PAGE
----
One of our last destinations that we considered dangerous was Manila, the capital of Philippines. According to the statistics, the number of murders committed by firearms is one of the World’s highest.
Nevertheless, during our stay we have never experienced any violent happenings. What can be experienced though is the poverty. We haven't seen so many homeless since we left behind cracolandia in Sao Paulo. There were around 50 people sleeping on the street, right in front of the fast-food restaurant we had dinner at the first night. There are also a number of jobs created just to have jobs: there are people opening the door for you, people sitting all day long in the elevator pushing the buttons for you, people serving extra rice in case you want more, etc. The economic situation also forced a lot of people to seek jobs outside the country. In fact this phenomenon is so common, that the OFWs (Overseas Filipino Workers), have their own queue at immigration, and they are greeted with a huge “Welcome home, OFWs, thank you for the hard work!” poster, once heading to the city from the airport. Currently there are around 11 million Filipinos living abroad, and their remittances represent some 13% of the country's GDP.
Another characteristic feature of the city is the omnipresence of the so-called Jeepneys. These are minibuses for public transport, but their shape is reminiscent to the original American Jeep. They are the equivalents of the Colombian corrientes, and they are also decorated in a similar colorful, attention seeking way. Don’t be surprised to see a Jeepney with a Darth Vader Lego figure painted on it (this is already mind-blowing), and at the same time having some generic wisdom, like “God is good” scribed on the side. You hop on and hop off at the back side, indicated by a de-facto standard “Welcome” text above the entrance.
The other popular form of transportation is the tricycle. In the center of Manila this can be foot pedal operated, but most other locations feature motorbike mounted tricycles. Passenger capacity of them can be up to an amazing 6 people.
The language is one of the funniest features of the Philippines. First of all English is so commonly used, that you will have no problems getting around in the cities: everything is written in English and everyone speaks some sort of English. In fact the Filipino or Tagalog language is so much mixed with English (the mix also referred to as Taglish), that when we were listening to the speech of the Prime Minister during the anniversary of the People Power revolution, we could pretty much understand half of what he said.
Apart from English, the language also has a lot of influence from the Spanish colonizers. Don’t be surprised to hear “Kamusta?” (Como estas?), “Keso” (Queso) or “Kabayo” (Caballo).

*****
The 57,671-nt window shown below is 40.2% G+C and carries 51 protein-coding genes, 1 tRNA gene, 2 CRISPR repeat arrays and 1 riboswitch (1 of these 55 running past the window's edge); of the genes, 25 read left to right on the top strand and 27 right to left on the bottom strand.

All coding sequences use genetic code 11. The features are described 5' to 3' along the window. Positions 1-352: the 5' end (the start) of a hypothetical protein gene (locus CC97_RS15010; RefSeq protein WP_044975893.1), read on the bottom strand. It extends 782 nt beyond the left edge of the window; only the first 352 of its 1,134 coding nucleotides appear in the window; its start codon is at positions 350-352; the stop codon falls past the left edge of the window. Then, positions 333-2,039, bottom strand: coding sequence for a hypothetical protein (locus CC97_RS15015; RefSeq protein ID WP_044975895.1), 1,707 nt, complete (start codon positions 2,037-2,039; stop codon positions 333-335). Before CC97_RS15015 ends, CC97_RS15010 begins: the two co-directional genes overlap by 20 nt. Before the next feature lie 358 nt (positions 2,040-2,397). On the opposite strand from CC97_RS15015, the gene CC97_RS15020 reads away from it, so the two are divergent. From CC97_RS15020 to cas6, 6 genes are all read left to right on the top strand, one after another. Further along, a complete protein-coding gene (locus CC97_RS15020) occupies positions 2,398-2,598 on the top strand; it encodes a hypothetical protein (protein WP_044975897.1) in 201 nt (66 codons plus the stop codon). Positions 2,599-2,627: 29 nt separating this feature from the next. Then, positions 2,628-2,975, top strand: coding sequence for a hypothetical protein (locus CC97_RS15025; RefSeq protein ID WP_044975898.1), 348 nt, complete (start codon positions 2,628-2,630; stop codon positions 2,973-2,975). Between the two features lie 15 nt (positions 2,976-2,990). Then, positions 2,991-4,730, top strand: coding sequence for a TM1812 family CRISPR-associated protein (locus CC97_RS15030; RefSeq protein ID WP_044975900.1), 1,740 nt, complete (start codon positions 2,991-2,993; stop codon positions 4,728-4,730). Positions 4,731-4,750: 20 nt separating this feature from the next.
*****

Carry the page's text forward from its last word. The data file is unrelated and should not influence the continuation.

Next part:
Besides all these, the average Filipino tends to mix “b” and “v” (a Spanish heritage) and “p” and “f”, resulting in funny words like “pood” (food), “pree” (free) or “passion show” (fashion show). To temporarily brain-damage a Filipino, throw a word like “photography” to him and watch him struggling with different versions of pronunciation until he settles with one version, but never really sure if it’s the right one.
Filipinos, like most Southeast-Asians are crazy about karaoke. Everyone owns at least one karaoke equipment at home and even the shy ones grab all the opportunities to step up in public places and show their skills. Karaoke bars (often called KTV) however are not always karaoke bars. If you enter and 10 young girls greet you and offer their company to sing with you, you can be sure there is some kind of prostitution going on. In fact, some KTV bars don’t even have a karaoke equipment.
Regarding the food, we came across a number of special places in Manila. Jollibee is the local fast food chain, which serves low quality dishes with rice. McDonalds also serves burgers with rice, instead of fries and another place (Inasal) offers unlimited rice refill for your main dish. The local ice cream specialty is the halo-halo, which is a mixture of shaved ice and evaporated milk, with added sweet beans and fruits, served in a tall glass or bowl. A typical street-food favorite is the balot: from the outside looks like a standard boiled egg, but inside there is already a chicken embryo. I tried it: the taste is not that bad (like boiled chicken meat, but more chewy), but the sighting of the embryo can be troublesome:)
The nose pulling. This is a custom we haven't met yet in other parts of Southeast Asia, so it’s worth describing: pregnant women tend to come up to people with bigger noses (especially non-Asians), and pull their noses. They do this in the hope of having their future baby a nice, big nose, which is considered an elite social feature:) We’ve been both nose-pulled:)
During our short visit to Manila, Lani, a local girl was guiding us around. Since she is aspiring to be a future tourist guide, I hereby recommend her as her overall factual knowledge is good and she is crazy enough to make a good company:) Lani, pass me your contact details!:)